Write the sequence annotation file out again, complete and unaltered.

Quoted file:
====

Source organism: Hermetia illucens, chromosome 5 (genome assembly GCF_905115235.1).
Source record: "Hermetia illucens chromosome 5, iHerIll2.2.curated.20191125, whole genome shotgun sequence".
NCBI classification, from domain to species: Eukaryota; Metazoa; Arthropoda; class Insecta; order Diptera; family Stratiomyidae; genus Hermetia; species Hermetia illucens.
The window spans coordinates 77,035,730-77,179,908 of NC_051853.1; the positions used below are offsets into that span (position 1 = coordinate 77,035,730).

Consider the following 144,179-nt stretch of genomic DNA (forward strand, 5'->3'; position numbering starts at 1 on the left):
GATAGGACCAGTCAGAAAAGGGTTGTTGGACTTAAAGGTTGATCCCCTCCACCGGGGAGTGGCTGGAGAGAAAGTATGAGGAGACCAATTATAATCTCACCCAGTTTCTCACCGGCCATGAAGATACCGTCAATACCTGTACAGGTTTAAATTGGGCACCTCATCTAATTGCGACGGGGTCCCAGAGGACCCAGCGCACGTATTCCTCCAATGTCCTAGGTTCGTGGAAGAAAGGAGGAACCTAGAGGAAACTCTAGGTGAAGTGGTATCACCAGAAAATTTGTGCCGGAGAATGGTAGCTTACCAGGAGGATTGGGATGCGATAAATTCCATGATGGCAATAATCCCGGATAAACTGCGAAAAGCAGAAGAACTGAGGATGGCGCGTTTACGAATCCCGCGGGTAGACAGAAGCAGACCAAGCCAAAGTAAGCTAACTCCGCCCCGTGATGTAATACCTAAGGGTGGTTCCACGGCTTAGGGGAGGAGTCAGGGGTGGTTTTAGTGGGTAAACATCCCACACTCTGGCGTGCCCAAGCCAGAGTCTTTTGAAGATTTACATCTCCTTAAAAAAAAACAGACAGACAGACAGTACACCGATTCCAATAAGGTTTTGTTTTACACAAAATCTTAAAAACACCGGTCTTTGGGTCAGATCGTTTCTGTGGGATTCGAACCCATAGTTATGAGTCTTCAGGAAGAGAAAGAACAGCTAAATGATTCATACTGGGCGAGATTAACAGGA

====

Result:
Source organism: Hermetia illucens, chromosome 5 (genome assembly GCF_905115235.1).
Source record: "Hermetia illucens chromosome 5, iHerIll2.2.curated.20191125, whole genome shotgun sequence".
NCBI classification, from domain to species: Eukaryota; Metazoa; Arthropoda; class Insecta; order Diptera; family Stratiomyidae; genus Hermetia; species Hermetia illucens.
The window spans coordinates 77,035,730-77,179,908 of NC_051853.1; the positions used below are offsets into that span (position 1 = coordinate 77,035,730).

Consider the following 144,179-nt stretch of genomic DNA (forward strand, 5'->3'; position numbering starts at 1 on the left):
GATAGGACCAGTCAGAAAAGGGTTGTTGGACTTAAAGGTTGATCCCCTCCACCGGGGAGTGGCTGGAGAGAAAGTATGAGGAGACCAATTATAATCTCACCCAGTTTCTCACCGGCCATGAAGATACCGTCAATACCTGTACAGGTTTAAATTGGGCACCTCATCTAATTGCGACGGGGTCCCAGAGGACCCAGCGCACGTATTCCTCCAATGTCCTAGGTTCGTGGAAGAAAGGAGGAACCTAGAGGAAACTCTAGGTGAAGTGGTATCACCAGAAAATTTGTGCCGGAGAATGGTAGCTTACCAGGAGGATTGGGATGCGATAAATTCCATGATGGCAATAATCCCGGATAAACTGCGAAAAGCAGAAGAACTGAGGATGGCGCGTTTACGAATCCCGCGGGTAGACAGAAGCAGACCAAGCCAAAGTAAGCTAACTCCGCCCCGTGATGTAATACCTAAGGGTGGTTCCACGGCTTAGGGGAGGAGTCAGGGGTGGTTTTAGTGGGTAAACATCCCACACTCTGGCGTGCCCAAGCCAGAGTCTTTTGAAGATTTACATCTCCTTAAAAAAAAACAGACAGACAGACAGTACACCGATTCCAATAAGGTTTTGTTTTACACAAAATCTTAAAAACACCGGTCTTTGGGTCAGATCGTTTCTGTGGGATTCGAACCCATAGTTATGAGTCTTCAGGAAGAGAAAGAACAGCTAAATGATTCATACTGGGCGAGATTAACAGGA